(From left) Saad Abubakr, Cassidy Roeglin and Amber Juday participated in the Student Voluntary Services’ annual Welcome Week service project at the Second Harvest Food Bank. SVS works with over 40 organizations in Muncie, allowing students the opportunity to participate in independent and coordinated programs. Photo Provided // Amber Juday
SVS hosts Welcome Week service project, starts volunteering early
Many organizations are just beginning to get into the swing of things, but Student Voluntary Services began working the week before classes started.
SVS held its annual Welcome Week service project at Second Harvest Food Bank, which supplies food to food pantries, and the YWCA.
Approximately 30 students were in attendance, which SVS president MacKenzie Espich said is average for the event. She said she hopes students use volunteering as an opportunity to get active in the Muncie community.
“I think [volunteering] gives you ... a greater sense of purpose,” said Espich, a senior social work major. “You’re taking yourself out of your comfort zone, and you’re growing. You’re understanding the community and itself, more than just you. ... Instead of just being a student at Ball State, they are a member of the community of Muncie.”
SVS pairs with more than 40 organizations in Muncie to give students the opportunity to participate in independent and coordinated programs.
“We’re a collaborative group,” Espich said. “We’re so willing to change and grow. I think that people probably get nervous when they hear our thing because volunteering is scary — it’s getting out of your comfort zone — especially freshmen. ... I would want them to know that we’re here to help them. We’re here to make their experience at Ball State more than just being students and to actually become a member of this community for the next four years of their college career. “
Independent programs require students to drive themselves to the places they are volunteering and track their own hours, while SVS just gets the students in touch with the organization. For coordinated programs, SVS has program coordinators that get students to the places they are volunteering at a scheduled time each week and track their hours.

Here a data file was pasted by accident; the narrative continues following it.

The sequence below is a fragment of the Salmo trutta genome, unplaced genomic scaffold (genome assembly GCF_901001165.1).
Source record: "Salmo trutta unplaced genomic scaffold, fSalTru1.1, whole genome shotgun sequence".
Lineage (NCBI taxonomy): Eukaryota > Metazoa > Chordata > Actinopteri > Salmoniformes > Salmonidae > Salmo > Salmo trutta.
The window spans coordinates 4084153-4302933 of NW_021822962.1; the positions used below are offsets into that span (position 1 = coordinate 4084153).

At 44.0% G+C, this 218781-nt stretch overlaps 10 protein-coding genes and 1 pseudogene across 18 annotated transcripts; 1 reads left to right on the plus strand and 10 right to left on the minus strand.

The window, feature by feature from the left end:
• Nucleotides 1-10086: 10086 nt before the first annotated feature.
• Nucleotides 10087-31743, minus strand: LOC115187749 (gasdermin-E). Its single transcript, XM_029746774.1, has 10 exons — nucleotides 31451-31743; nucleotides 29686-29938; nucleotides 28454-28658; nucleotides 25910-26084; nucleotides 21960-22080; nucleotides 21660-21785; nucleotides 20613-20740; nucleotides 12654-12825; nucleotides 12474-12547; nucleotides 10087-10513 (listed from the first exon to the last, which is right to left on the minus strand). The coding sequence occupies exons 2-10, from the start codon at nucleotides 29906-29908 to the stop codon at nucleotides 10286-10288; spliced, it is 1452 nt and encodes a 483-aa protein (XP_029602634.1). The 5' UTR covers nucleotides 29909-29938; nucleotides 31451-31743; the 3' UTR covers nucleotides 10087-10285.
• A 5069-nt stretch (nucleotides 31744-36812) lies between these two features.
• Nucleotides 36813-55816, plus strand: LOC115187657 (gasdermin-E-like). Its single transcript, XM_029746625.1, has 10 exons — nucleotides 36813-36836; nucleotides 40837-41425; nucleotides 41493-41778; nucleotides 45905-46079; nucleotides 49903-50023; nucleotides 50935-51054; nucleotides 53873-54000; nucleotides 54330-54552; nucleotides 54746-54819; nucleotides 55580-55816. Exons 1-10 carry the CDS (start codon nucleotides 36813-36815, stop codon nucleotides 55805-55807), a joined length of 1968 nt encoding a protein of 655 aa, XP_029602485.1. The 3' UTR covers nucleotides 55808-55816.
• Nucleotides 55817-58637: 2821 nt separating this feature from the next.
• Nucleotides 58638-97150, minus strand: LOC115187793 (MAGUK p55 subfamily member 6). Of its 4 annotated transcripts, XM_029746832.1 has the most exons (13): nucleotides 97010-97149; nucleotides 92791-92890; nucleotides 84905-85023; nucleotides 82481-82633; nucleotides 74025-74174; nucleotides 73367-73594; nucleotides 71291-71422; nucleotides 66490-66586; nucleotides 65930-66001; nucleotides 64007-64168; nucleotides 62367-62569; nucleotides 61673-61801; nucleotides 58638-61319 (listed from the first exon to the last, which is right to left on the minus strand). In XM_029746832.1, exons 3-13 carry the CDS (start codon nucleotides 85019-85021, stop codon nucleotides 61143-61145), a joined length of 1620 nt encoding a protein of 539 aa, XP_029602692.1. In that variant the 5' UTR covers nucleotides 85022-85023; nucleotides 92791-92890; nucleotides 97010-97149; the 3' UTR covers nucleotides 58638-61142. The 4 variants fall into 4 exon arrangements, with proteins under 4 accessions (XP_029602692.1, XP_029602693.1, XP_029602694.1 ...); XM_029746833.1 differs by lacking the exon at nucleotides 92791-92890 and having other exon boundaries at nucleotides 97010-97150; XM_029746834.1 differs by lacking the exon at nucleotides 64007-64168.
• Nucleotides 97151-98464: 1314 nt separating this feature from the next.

Junior social work major Amber Juday serves as a program coordinator and has worked with the Muncie Children’s Museum for the past year and a half.
“I definitely feel like I’ve made an impact on the Muncie community,” Juday said. “I’ve definitely made a lot of strong connections with the people that work at the museum. I just feel like I made a difference when I came here. It wasn’t that I just moved here for school. I actually came here and contributed to the community I now live in.”
In addition to these programs, SVS also holds one-time events. These are larger events that focus on one specific organization and tend to have a theme.
“The one-time events are nice for people who don’t have time to commit to a weekly program but still want to give back to the community,” said Madison Lyon, SVS vice president.
The next one-time event SVS is hosting is the 9/11 Day of Service, which will be held Sept. 10 and will memorialize the tragic 2001 event.
For those looking to get involved sooner but who may not know where to start, the SVS recruitment fair will be held Aug. 31 from 10 a.m. to 6 p.m. in the L.A. Pittenger Student Center. Students will have the chance to learn more about SVS and meet more than 30 of the organizations SVS partners with to bring these volunteer opportunities.